Exercises to Improve Muscle Imbalences

Exercises for Correcting Muscle Imbalances in the Lower Body

Single Leg RDL with Kettlebell

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This is a great exercise to correct muscle imbalances in your lower body, with the most common imbalance being quad dominance. This means the quads are stronger as there is a tendency to bend at the knees rather than hinge at the hips (to lean forward at the hips while maintaining a neutral spine). In order the correct this imbalance, you need to target a group of muscles called your posterior chain. This involves the muscles of your lower leg and ankle, hamstrings, glutes, and spine extensors. Your deep core stabilisers are also working hard to maintain alignment. The added benefit of this is an improved posture as it brings you more upright, while improving your balance and coordination.

It is performed like so:

1.       Stand on one leg with the kettlebell in the opposite hand to the leg on the floor.

2.       Hinge forward, being careful not to bend your bank as you do so.

3.       Lean forward as far as you can to feel a good stretch in your hamstring on the supporting leg.

4.       Engage your glutes and hamstring to return yourself to the starting position.

Tips:

I like to keep these to a slow and controlled tempo. Perform 3 sets of 12 reps, to a temp of 4/1/1/1 (four seconds down, one second pause, one second up, one second pause at the top). Do these one or two times per week. Choose a challenging weight for 12 reps. If you can’t complete 12 reps please choose a lighter weight next time. Keep a note of strength imbalances between left and right, and choose the weight according to your weakest side. Progress them both evenly.  

Though this is an advanced exercise, it can be broken down depending on your ability so talk to your coach to see how you can incorporate this into your routine.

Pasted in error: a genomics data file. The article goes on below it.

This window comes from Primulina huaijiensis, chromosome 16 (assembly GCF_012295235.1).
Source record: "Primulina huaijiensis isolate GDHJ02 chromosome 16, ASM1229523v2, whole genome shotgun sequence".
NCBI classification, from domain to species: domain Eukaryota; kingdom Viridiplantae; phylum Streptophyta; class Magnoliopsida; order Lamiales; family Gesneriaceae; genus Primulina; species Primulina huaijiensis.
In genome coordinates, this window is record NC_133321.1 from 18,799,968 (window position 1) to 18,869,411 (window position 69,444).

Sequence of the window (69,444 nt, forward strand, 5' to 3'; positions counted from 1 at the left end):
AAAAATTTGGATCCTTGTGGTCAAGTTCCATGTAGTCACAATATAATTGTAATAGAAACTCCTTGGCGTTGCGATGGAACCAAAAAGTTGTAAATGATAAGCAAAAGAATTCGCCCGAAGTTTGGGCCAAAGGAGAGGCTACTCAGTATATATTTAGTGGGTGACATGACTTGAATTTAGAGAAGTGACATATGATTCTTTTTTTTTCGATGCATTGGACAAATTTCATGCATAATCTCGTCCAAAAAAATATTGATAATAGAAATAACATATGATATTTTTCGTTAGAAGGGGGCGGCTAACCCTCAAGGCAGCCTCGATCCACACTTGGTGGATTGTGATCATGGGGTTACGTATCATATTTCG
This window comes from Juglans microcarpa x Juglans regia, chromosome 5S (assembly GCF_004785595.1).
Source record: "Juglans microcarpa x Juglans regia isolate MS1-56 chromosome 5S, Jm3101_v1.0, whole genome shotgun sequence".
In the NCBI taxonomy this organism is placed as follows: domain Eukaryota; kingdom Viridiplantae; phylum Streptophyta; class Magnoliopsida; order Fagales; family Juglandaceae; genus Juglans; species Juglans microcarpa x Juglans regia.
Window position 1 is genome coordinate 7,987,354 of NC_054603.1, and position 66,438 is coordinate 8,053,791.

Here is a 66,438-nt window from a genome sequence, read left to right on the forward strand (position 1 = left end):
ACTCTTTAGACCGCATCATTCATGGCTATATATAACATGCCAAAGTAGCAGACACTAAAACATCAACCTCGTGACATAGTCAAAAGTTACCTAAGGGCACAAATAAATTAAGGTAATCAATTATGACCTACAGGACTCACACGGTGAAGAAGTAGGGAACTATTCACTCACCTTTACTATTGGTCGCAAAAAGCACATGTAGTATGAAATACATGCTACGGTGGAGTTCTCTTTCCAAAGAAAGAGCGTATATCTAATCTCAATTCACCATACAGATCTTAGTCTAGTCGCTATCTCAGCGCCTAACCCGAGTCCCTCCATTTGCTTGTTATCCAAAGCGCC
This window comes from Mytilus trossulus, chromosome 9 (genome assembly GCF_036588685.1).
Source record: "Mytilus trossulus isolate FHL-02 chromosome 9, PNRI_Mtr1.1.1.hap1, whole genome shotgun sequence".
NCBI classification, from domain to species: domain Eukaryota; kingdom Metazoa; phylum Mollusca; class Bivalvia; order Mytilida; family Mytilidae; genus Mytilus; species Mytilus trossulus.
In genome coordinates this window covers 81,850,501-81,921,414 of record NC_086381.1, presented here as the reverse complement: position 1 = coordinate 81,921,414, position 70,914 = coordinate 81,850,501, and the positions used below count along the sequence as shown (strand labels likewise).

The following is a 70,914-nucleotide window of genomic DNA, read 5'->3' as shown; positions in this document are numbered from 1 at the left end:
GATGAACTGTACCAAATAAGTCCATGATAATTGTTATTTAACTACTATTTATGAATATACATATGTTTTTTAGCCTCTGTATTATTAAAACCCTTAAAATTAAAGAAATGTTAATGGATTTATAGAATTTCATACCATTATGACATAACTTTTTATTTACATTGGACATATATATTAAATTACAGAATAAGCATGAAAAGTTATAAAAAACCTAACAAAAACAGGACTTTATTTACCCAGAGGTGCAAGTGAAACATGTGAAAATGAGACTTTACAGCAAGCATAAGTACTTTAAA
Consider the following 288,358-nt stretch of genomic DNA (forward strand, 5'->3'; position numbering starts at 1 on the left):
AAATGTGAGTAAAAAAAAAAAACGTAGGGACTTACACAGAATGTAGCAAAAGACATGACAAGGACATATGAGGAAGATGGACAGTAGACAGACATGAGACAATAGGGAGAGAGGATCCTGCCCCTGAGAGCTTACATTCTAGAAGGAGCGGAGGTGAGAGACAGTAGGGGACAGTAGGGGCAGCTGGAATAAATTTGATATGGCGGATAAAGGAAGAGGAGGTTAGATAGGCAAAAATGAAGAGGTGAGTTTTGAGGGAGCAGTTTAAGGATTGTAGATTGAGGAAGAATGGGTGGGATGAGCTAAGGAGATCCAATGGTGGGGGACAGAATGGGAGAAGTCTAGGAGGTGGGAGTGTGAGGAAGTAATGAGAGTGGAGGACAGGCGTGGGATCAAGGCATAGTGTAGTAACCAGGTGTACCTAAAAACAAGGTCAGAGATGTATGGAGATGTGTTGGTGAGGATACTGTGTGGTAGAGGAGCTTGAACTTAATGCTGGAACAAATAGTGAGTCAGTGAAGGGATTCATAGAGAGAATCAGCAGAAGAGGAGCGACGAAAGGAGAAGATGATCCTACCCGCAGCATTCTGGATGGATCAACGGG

Exercises for Correcting Muscle Imbalances in the Upper Body

Single Arm DB Chest Press/Single Arm Overhead Press

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Like the Single Leg RDL featured in our other post, these single arm exercises are great at identifying weaknesses between the left and right sides of the body.

The single arm DB chest press is a great way to identify and work on weaknesses in the chest and shoulders. This exercise also activates the core stabilisers on the contralateral side to stop you falling off the bench.

It is performed like so:

1.       Lie on a bench with feet hip-width apart.

2.       Hold DB directly above you (90° to your body). Lower DB down to a full range of motion.

3.       Hold free hand out in front of you for support. If you have to move your feet wider when performing this exercise drop the weight a bit. Fight the urge to widen your base of support as the purpose of this exercise is to make your body feel this way.

Like the one above, the single arm overhead press is a great way to isolate one side of the body and activate the core stabilisers. 

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How to do it:

1.       Stand with feet hip-width apart.

2.       Press DB/KB overhead and then return to start position.

As with the chest press above the contralateral side will activate, but there may be an urge to hike your hip for those last few reps. Resist this as much as possible, instead have a rest and then finish the set. You will only get the full benefit of this exercise when you keep the body aligned.

Tips:

I like to keep these to a slow and controlled tempo. Perform 3 sets of 12 reps, to a temp of 4/1/1/1 (four seconds down, one second pause, one second up, one second pause at the top). Do these one or two times per week. Choose a challenging weight for 12 reps. If you can’t complete 12 reps please choose a lighter weight next time. Keep a note of strength imbalances between left and right, and choose the weight according to your weakest side. Progress them both evenly.  

Talk to your coach to see how you can incorporate these into your routine.